Thursday, May 31, 2012

Sunshine and Shadow, Grape and Lemonade

It was very helpful when I read about Valerie Easton's garden palette of Darkest Purple, Palest Yellow, Chartreuse and all shades of Orange. Her plants grow in a different climate so our choices are not similar but at last I had a plan for the front garden that keeps me from sticking in reds and pinks -- most of the time.

Sulphur butterflies love Lantana, here with yellow violas and rooted cuttings of chartreuse Alternanthera which take the place of violas when hot sun takes them out soon.

Buckeyes on yellow Lantana.

Once trailing Lantana is established there is little maintenance: too thick for weeds, drought resistant and one or the other color is in bloom in all but the coldest weather, so I grow two colors.

Persian Shield is a good indicator of when to water. When it wilts, it's time.
'Julia Child' is one of my fav yellow roses.
Beneficials on Shasta Daisies in the yellow rose bed.

'Easter Bonnet' LA lily in shadows of Loropetalum
Roses to the right stole the spotlight from April's yellow daylilies, now faded. Among the roses in this bed are Julia Child, Grandma's Yellow Rose which we call the Chicken Rose, Eclipse and Sunny Knockout. They kind of take turns being the Star.

The Upper Garden has areas with a similar palette that fades on the ends to reds and pinks. Pinks and purples together make easy beds too, isolated by green shrubbery. Echinacea plays well with others: pinks and purples are happy with it or it can go in with strong oranges and yellows because of the cones.

Tecoma stans or Esperanza if you will, plays happily in the
Fiesta Garden with Silene for now.
Pride of Barbados is putting on buds.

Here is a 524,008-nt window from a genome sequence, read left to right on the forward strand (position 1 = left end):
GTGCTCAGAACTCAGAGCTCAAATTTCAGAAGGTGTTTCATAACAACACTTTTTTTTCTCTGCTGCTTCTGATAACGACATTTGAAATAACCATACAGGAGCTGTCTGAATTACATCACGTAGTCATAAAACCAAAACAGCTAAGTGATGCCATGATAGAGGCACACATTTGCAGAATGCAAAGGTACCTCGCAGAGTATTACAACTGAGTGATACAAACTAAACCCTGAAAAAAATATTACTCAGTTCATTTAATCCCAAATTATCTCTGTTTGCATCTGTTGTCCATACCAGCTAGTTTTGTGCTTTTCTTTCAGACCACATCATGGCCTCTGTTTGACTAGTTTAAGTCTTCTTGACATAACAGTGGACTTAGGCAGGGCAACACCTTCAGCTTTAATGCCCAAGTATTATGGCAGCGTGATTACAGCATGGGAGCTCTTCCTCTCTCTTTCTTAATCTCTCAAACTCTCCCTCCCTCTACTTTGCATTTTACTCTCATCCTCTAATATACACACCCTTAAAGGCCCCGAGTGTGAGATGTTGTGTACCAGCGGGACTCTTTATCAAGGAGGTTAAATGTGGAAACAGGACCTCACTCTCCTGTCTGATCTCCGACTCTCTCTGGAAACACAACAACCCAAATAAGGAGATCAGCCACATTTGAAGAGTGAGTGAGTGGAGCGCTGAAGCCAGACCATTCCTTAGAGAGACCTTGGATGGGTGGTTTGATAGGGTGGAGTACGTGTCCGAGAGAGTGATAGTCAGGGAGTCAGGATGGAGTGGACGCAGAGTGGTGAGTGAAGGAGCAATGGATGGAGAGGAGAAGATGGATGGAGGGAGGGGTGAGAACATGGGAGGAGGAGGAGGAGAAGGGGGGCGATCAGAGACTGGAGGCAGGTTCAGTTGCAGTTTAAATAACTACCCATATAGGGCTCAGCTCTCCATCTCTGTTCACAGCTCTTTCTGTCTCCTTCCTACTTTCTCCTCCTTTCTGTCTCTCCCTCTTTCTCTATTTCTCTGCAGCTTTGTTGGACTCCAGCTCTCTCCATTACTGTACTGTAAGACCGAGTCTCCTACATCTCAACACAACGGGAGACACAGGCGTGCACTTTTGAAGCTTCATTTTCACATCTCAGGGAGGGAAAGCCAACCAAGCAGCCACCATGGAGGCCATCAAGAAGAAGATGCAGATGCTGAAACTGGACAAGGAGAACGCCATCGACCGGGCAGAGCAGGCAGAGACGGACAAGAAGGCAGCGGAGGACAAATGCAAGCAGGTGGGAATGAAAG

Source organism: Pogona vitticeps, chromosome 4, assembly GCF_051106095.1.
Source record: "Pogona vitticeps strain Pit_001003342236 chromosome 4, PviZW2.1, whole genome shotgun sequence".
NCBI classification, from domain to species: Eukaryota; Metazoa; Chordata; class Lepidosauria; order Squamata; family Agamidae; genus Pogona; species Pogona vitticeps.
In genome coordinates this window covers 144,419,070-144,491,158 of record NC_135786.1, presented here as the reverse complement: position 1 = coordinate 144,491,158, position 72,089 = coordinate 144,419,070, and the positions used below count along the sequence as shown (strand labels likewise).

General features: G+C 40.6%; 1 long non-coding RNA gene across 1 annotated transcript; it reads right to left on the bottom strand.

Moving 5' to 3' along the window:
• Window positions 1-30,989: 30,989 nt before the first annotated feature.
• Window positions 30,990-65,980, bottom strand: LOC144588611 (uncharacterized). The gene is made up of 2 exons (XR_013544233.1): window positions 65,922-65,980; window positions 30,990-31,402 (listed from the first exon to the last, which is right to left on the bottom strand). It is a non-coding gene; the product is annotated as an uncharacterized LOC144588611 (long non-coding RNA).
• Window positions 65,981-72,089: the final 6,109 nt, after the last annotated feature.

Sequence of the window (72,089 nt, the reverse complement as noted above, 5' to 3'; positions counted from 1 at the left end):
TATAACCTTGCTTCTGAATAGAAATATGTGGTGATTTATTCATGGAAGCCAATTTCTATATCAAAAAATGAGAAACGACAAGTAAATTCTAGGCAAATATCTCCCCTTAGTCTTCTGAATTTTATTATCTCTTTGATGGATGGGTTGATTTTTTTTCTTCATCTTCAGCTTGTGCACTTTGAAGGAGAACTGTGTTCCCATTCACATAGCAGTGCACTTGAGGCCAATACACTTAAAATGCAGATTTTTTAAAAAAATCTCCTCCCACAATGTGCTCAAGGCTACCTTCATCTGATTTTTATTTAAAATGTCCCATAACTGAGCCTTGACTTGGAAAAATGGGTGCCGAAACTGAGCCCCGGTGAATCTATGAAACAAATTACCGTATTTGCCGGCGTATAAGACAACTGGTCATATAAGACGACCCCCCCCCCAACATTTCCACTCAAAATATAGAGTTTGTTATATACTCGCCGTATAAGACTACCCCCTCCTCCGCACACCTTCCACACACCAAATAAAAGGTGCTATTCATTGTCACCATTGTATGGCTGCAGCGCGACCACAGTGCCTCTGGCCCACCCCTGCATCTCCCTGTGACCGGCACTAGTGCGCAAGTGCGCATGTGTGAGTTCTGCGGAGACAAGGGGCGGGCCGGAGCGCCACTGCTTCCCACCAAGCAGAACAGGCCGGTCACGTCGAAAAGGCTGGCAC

Monday we worked on repairing the screens on the front porch. Ancient boxwoods are too close to the house and make work difficult. He-who-mows proposed pulling up the boxwoods and "Just have pine straw and some flowers on the outside out of the way."  'She-who-prunes the meatballs and hedges' is torn between continuing to prune and changing to maintaining more flower beds.

On Saturday I invited in the 7' mower to back over what Mama used to call a 'Growed Up Mess' of Flowering Quince, Euonymous, Catbrier and who knows what else, narrowly missing an ancient deciduous Magnolia, a Nandina that was only saved because the Magnolia shielded it, some Asparagus that is never noticed until it puts up ferny tops four feet tall and a badly overgrown boxwood that got a little mangled. Part of it has rooted and formed new plants. Much pruning will rejuvenate it over time. Everything else is history.

Flowering quince has never been high on my list of early spring plants. Thorny, too bold a color to bloom with Redbuds and azaleas, and not thick enough to prevent catbrier from growing up through it. Euonymous is a thug. All these plants are from 50 years ago. I can remember when beside them was a rose trellis, long since rotted away, with what I think was "Paul's Scarlet" that my MIL enjoyed seeing out the window.
We could gather all the yellow daylilies in front of some Lantana....
Elysian Field (above), Pineapple Crush, Brocaded Gown....
Maybe some Hydrangeas?
A plan might be to move some Hydrangeas and mow where they were.

I'm sharing on Fertilizer Friday at Tootsie Time. Do come join us, please.

I'm using a high phosphorus fertlizer to see if it helps with blossom end rot on my tomatoes. I've already added lime and mag sulfate and topdressed the containers with more potting soil.

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